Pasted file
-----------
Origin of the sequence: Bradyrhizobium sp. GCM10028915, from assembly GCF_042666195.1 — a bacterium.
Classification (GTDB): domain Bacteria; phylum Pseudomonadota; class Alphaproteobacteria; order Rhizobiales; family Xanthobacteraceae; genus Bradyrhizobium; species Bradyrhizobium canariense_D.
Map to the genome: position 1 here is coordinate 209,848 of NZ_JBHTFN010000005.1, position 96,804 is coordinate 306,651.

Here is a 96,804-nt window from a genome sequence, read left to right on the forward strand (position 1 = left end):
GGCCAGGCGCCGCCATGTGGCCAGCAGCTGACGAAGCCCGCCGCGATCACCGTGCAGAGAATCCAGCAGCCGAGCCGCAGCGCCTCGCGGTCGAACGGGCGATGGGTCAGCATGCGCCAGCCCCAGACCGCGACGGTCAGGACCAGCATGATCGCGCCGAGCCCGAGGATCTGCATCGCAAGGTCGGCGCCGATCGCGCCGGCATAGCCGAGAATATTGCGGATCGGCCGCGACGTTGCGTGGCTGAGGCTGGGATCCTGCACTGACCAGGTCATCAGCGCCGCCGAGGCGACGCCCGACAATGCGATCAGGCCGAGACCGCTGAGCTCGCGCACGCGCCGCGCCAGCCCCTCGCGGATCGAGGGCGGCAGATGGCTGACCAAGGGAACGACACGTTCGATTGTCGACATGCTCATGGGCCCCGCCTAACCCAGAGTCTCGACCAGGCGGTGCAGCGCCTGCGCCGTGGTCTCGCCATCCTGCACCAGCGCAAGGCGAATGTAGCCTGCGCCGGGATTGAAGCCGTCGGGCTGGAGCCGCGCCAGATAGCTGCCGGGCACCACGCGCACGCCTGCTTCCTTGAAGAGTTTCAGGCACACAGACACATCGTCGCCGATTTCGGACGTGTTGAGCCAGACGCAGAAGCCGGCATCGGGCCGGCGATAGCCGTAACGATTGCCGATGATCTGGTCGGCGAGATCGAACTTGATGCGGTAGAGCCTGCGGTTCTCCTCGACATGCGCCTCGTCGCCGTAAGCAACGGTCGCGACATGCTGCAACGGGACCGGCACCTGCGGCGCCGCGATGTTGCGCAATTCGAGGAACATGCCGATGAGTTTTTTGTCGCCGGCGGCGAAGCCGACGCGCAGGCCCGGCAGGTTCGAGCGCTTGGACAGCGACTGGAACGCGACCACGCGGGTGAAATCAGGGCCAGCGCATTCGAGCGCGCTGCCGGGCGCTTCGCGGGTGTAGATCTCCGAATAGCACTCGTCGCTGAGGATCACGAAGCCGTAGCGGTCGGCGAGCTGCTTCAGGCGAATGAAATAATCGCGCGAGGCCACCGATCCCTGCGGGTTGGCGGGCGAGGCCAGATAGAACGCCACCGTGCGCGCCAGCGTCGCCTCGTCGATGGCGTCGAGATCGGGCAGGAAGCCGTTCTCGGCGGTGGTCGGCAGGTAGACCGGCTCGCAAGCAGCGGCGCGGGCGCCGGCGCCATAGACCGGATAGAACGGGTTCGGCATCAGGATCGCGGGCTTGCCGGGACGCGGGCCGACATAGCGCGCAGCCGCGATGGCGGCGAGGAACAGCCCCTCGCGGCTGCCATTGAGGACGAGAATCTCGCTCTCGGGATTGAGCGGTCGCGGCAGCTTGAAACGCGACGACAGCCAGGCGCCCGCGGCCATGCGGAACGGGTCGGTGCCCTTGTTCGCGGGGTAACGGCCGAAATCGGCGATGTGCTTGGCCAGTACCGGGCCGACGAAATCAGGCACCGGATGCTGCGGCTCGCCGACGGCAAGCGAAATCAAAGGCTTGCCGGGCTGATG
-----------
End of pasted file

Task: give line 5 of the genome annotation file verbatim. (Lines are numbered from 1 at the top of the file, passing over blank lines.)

GGCCAGGCGCCGCCATGTGGCCAGCAGCTGACGAAGCCCGCCGCGATCACCGTGCAGAGAATCCAGCAGCCGAGCCGCAGCGCCTCGCGGTCGAACGGGCGATGGGTCAGCATGCGCCAGCCCCAGACCGCGACGGTCAGGACCAGCATGATCGCGCCGAGCCCGAGGATCTGCATCGCAAGGTCGGCGCCGATCGCGCCGGCATAGCCGAGAATATTGCGGATCGGCCGCGACGTTGCGTGGCTGAGGCTGGGATCCTGCACTGACCAGGTCATCAGCGCCGCCGAGGCGACGCCCGACAATGCGATCAGGCCGAGACCGCTGAGCTCGCGCACGCGCCGCGCCAGCCCCTCGCGGATCGAGGGCGGCAGATGGCTGACCAAGGGAACGACACGTTCGATTGTCGACATGCTCATGGGCCCCGCCTAACCCAGAGTCTCGACCAGGCGGTGCAGCGCCTGCGCCGTGGTCTCGCCATCCTGCACCAGCGCAAGGCGAATGTAGCCTGCGCCGGGATTGAAGCCGTCGGGCTGGAGCCGCGCCAGATAGCTGCCGGGCACCACGCGCACGCCTGCTTCCTTGAAGAGTTTCAGGCACACAGACACATCGTCGCCGATTTCGGACGTGTTGAGCCAGACGCAGAAGCCGGCATCGGGCCGGCGATAGCCGTAACGATTGCCGATGATCTGGTCGGCGAGATCGAACTTGATGCGGTAGAGCCTGCGGTTCTCCTCGACATGCGCCTCGTCGCCGTAAGCAACGGTCGCGACATGCTGCAACGGGACCGGCACCTGCGGCGCCGCGATGTTGCGCAATTCGAGGAACATGCCGATGAGTTTTTTGTCGCCGGCGGCGAAGCCGACGCGCAGGCCCGGCAGGTTCGAGCGCTTGGACAGCGACTGGAACGCGACCACGCGGGTGAAATCAGGGCCAGCGCATTCGAGCGCGCTGCCGGGCGCTTCGCGGGTGTAGATCTCCGAATAGCACTCGTCGCTGAGGATCACGAAGCCGTAGCGGTCGGCGAGCTGCTTCAGGCGAATGAAATAATCGCGCGAGGCCACCGATCCCTGCGGGTTGGCGGGCGAGGCCAGATAGAACGCCACCGTGCGCGCCAGCGTCGCCTCGTCGATGGCGTCGAGATCGGGCAGGAAGCCGTTCTCGGCGGTGGTCGGCAGGTAGACCGGCTCGCAAGCAGCGGCGCGGGCGCCGGCGCCATAGACCGGATAGAACGGGTTCGGCATCAGGATCGCGGGCTTGCCGGGACGCGGGCCGACATAGCGCGCAGCCGCGATGGCGGCGAGGAACAGCCCCTCGCGGCTGCCATTGAGGACGAGAATCTCGCTCTCGGGATTGAGCGGTCGCGGCAGCTTGAAACGCGACGACAGCCAGGCGCCCGCGGCCATGCGGAACGGGTCGGTGCCCTTGTTCGCGGGGTAACGGCCGAAATCGGCGATGTGCTTGGCCAGTACCGGGCCGACGAAATCAGGCACCGGATGCTGCGGCTCGCCGACGGCAAGCGAAATCAAAGGCTTGCCGGGCTGATG